PRETTY AS A PICTURE: THE ART OF DAVID LYNCH Interview with director Toby Keeler
[Originally published in Plastic magazine #3, Summer 1997]
Toby Keeler's documentary Pretty As A Picture is crammed with such Lynchian oddities. Keeler should know them well - they have been friends and collaborators since Eraserhead (Keeler is billed as 'Fighting Man') in the early '70s. His cameras take us behind Lynch's cryptic masterwork Lost Highway, and he interviews key figures in the Lynch pantheon (including Blue Velvet’s Dean Stockwell and Elephant Man producer Mel Brooks). Pretty As A Picture is billed as an 'authorised' biography. On the phone from Las Vegas, Keeler explains the tag: “I had to keep running it past David. I think I showed it to him three or four times - he kept saying 'Well, Toby, can we put in...'!”
Keeler has worked in the documentary field for thirty years, and his experienced eye is evident in the sharp focus on his subject. Lost Highway cast and crew take great pains to point out David is just a gee-whiz mom-and-apple-pie kind of guy totally at odds with his 'King of Weird' persona. But Keeler's picture of Lynch shows an affable guy with a loopy sense of wonder about him who happens to be completely absorbed in his art. His obsession with textures and impressions explain why he is an artist first and filmmaker second, and why his films' narratives tend to fly out the window.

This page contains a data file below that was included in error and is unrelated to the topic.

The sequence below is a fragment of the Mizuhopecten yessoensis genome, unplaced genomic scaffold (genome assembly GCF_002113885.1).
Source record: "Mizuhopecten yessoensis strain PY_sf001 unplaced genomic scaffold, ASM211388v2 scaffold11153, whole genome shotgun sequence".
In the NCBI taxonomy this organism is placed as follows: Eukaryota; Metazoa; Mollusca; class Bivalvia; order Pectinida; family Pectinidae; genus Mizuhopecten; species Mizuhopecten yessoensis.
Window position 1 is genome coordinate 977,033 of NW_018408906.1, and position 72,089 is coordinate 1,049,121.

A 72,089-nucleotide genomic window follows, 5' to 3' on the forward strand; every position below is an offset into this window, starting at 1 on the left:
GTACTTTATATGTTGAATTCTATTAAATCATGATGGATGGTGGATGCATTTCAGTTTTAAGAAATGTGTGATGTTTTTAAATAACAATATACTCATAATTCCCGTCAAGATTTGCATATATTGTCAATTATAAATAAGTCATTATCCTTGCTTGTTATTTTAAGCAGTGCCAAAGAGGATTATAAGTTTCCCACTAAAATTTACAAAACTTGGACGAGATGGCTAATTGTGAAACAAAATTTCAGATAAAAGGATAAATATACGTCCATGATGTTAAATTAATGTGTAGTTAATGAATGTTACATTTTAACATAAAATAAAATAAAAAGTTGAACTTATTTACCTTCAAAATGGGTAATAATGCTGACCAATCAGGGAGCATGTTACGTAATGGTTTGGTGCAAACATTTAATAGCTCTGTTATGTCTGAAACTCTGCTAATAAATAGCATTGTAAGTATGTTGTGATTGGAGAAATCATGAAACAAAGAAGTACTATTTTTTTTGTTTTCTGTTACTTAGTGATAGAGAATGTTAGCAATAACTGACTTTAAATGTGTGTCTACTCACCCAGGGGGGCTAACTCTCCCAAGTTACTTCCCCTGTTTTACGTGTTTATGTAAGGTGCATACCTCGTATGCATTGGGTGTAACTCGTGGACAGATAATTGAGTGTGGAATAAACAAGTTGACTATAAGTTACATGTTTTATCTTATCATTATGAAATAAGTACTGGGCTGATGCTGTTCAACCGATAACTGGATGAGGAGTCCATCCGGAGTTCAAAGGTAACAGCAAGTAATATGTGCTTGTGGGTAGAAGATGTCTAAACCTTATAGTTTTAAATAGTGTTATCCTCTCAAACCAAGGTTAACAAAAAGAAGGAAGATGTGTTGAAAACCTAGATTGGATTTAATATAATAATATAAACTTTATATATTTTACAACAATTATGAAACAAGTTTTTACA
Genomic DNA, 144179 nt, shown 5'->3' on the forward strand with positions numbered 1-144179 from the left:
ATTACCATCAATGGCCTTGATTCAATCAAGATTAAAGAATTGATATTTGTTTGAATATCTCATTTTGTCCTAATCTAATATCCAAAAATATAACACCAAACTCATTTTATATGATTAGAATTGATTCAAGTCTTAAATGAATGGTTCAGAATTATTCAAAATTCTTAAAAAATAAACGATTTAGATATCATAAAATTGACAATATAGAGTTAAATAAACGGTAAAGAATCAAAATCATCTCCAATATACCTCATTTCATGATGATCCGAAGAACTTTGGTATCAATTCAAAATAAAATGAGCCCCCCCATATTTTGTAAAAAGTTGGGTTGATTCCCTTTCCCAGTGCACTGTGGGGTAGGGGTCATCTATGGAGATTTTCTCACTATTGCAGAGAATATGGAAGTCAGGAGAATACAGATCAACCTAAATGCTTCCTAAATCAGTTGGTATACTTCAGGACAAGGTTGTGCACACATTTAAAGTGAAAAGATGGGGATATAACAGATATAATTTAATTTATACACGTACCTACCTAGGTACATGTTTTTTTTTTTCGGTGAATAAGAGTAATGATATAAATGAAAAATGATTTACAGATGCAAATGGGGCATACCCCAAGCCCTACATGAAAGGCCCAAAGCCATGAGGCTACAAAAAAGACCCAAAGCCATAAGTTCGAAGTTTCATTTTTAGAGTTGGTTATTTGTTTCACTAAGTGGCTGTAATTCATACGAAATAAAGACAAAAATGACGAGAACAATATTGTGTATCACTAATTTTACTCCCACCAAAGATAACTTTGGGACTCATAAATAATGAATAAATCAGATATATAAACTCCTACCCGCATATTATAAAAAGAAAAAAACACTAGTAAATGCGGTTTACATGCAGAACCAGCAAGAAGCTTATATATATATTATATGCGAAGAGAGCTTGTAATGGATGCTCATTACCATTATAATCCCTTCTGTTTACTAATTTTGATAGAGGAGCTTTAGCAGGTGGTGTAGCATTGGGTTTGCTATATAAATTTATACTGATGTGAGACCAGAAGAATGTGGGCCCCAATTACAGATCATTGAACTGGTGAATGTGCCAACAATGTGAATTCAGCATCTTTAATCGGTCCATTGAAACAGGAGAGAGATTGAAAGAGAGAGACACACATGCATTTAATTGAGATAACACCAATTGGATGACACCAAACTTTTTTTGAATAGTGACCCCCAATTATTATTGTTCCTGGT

Pretty As A Picture captures the PeeWee's Playhouse atmosphere of Lynch film sets. One poignant moment is the cast and crew's reunion at the site of Eraserhead's concrete mausoleum, showing the hair-raising Jack Nance (now bald) laughing and joking with the rest, just months before his tragic murder.
“I didn't set out to cover every movie, that's been done before,” says Keeler. “I didn't want to do a 'Behind the Scenes' documentary. What I wanted to achieve was a glimpse of Lynch as a serious artist at work.” Keeler succeeds. Pretty As A Picture is neither definitive Lynch or an insipid studio 'Making of...', but a series of fragments that make the picture whole: Lynch as a modern day Frankenstein totally immersed in the process of creation.